As some of you know, I’ve sat on the Arthritis Foundation Leadership Council Board here in Chicago for a few years now. In that time, I’ve met a lot of really wonderful people who share a common passion… To spread awareness of and eventually find a cure for Arthritis; in all of its nasty forms. Speaking of which, there are currently more than 100 different forms of Arthritis recognized by Rheumatologists throughout the world.
Among some of the inspirational people I’ve met along the way is Courtney Smith, the producer of the award winning documentary Beauty Does Lie: The Untold Stories of Autoimmune Diseases. Courtney was diagnosed with Myasthenia Gravis (MG) at the tender young age of 22. MG is a neuromuscular disease that produces antibodies which block muscle cells from receiving messages from Courtney’s nerves. At times, she is physically paralysed and her body is unable to move or respond because of this blocked communication between the muscles and nerves. Fatigue and muscle weakness are an everyday reality of Courtney’s life. But even after a series of life threatening trials and tribulations, all who know Courtney, know that she remains to live an incredibly happy, upbeat life.
I have recently had the pleasure of being asked to team up with Courtney to co-author her memoirs. I have to say I am beyond smitten with the opportunity. We plan on weaving Courtney’s tragic story into one that will make readers laugh, cry and ultimately be inspired by her incredible, almost unbelievable life story. I will keep you posted as I dive into this exciting project with Courtney. Wish us both luck and send some extra spoons our way. I have a feeling we’re going to need them.
Rheumatoid Arthritis is one of those infamous invisible diseases…if you’re lucky. If you’re lucky, the doctors diagnose you in a timely manor so physical aspects of the disease don’t begin to mutilate your body. If you’re not lucky, your fingers and toes begin to curl up and take on a new form which you cannot control. It repulses you to look at your own joints and limbs. You want to crawl into bed and cover your head without ever making a public appearance again. Unfortunately you can’t do this as you’re a single 23 year old girl with bills to pay.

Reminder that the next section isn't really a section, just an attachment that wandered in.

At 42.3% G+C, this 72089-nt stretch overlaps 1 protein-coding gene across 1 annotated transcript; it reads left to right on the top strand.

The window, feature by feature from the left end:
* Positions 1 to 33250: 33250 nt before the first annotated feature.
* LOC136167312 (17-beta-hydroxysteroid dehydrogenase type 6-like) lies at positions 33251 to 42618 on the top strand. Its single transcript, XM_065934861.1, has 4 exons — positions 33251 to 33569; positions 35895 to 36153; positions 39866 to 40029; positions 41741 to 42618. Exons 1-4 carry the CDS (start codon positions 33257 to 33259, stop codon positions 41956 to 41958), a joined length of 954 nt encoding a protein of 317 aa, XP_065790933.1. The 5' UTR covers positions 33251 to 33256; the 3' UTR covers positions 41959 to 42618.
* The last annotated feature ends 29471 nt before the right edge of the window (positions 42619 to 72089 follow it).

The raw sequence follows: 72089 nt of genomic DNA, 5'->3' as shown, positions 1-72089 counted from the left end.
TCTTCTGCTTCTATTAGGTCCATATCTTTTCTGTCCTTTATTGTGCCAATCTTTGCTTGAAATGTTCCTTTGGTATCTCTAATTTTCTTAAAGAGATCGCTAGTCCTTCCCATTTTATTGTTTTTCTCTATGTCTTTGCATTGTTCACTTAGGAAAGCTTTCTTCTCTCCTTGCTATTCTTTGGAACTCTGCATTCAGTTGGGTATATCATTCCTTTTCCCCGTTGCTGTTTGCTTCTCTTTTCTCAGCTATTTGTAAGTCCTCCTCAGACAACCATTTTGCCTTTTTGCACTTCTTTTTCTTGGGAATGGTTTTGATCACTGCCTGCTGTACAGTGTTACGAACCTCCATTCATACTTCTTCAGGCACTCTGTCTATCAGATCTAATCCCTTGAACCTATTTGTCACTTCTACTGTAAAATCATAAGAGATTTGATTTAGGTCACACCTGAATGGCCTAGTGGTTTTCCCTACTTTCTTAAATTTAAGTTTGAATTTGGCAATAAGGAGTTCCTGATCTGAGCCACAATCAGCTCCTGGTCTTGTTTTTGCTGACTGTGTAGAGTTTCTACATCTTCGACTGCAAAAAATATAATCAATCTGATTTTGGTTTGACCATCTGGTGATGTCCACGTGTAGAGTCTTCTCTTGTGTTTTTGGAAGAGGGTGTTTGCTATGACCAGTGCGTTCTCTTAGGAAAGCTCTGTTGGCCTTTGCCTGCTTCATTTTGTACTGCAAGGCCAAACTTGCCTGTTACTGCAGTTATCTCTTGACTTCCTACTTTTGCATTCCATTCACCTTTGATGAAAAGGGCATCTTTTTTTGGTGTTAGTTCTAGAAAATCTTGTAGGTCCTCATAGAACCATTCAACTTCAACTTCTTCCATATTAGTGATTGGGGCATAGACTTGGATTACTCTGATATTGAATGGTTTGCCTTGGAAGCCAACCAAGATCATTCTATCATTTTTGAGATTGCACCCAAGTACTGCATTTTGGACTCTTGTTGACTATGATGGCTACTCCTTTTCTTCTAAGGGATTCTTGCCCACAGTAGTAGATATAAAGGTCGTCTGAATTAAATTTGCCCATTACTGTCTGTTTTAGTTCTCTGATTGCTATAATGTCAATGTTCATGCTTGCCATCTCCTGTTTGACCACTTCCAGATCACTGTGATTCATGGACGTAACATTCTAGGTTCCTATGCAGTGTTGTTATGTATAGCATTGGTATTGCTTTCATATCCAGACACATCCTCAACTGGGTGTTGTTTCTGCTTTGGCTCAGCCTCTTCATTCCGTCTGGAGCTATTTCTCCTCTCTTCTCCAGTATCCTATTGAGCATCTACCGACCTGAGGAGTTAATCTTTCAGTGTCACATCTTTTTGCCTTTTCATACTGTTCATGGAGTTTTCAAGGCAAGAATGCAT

You just graduated college so you are thousands of dollars in debt and living in an urban apartment that costs more than a half of your monthly salary. Just weeks ago you were jet skiing at a friend’s weekend cabin without a care in the world. The sun was shining down upon you, your hair was blowing wild in the wind and all you could think about was the promise of your bright future. You just landed your dream job at an advertising agency making a less than satisfactory salary, but hey you’re really MAKING it, right? That’s how it seems until you wake up one day, unable to move your shoulder. When you try to squeeze your hand or fingers together, you cry. You’re such a strong women, but you cry when squeezing your fingers together? What’s wrong with you? Why are you acting so weak?
The orthopedic specialist says it’s just tendonitis, wraps you in a shoulder splint and tells you to take it easy for a few weeks. The pain becomes so unbearable but you push back those tears, go to work and sit at your desk like a good worker bee for 55 hours a week. You try aimlessly to type with one hand for days and then weeks but the pain doesn’t end, it starts spreading. Next your feet start going numb, both of them. You can barely get out of bed in the morning because your feet start burning to the point that you have to peep out of the sheets to make sure there hasn’t been a house fire in the night. The podiatrist says it’s just plantar fasciitis (an inflammatory foot disease which comes and goes, causing minor pain and swelling) due to all the jogging in the months and years prior. It’ll go away, the doctors says, just give it some time. At this point, you have your shoulder in a splint and you’re limping at the same time. How did you go from jogging and jet skiing to this invalid of a person at 23 years old in just a few weeks?
Six months pass and you are juggled from physician to specialist to orthopedic to podiatrist when someone finally decides to take your blood and test your Rheumatoid factor. They finally say you’ve been diagnosed with Rheumatoid arthritis. They say that this explains all of the pain and curling of your joints. Arthritis? Isn’t that an old person’s disease? I think my grandmother has arthritis in her ankle… Why does my whole body hurt? What does Rheumatoid mean? How did this happen? What did I do wrong? I am too young for a chronic disease. There is no cure? Will I feel like this for the rest of my life? No one in my family has Rheumatoid arthritis. Those are just a few of the thousand thoughts that cross your mind the first time you hear your diagnoses. This is when you realize that your life is about to change… forever.
This blog is the first of a series on what it’s like to be diagnosed with Rheumatoid Arthritis.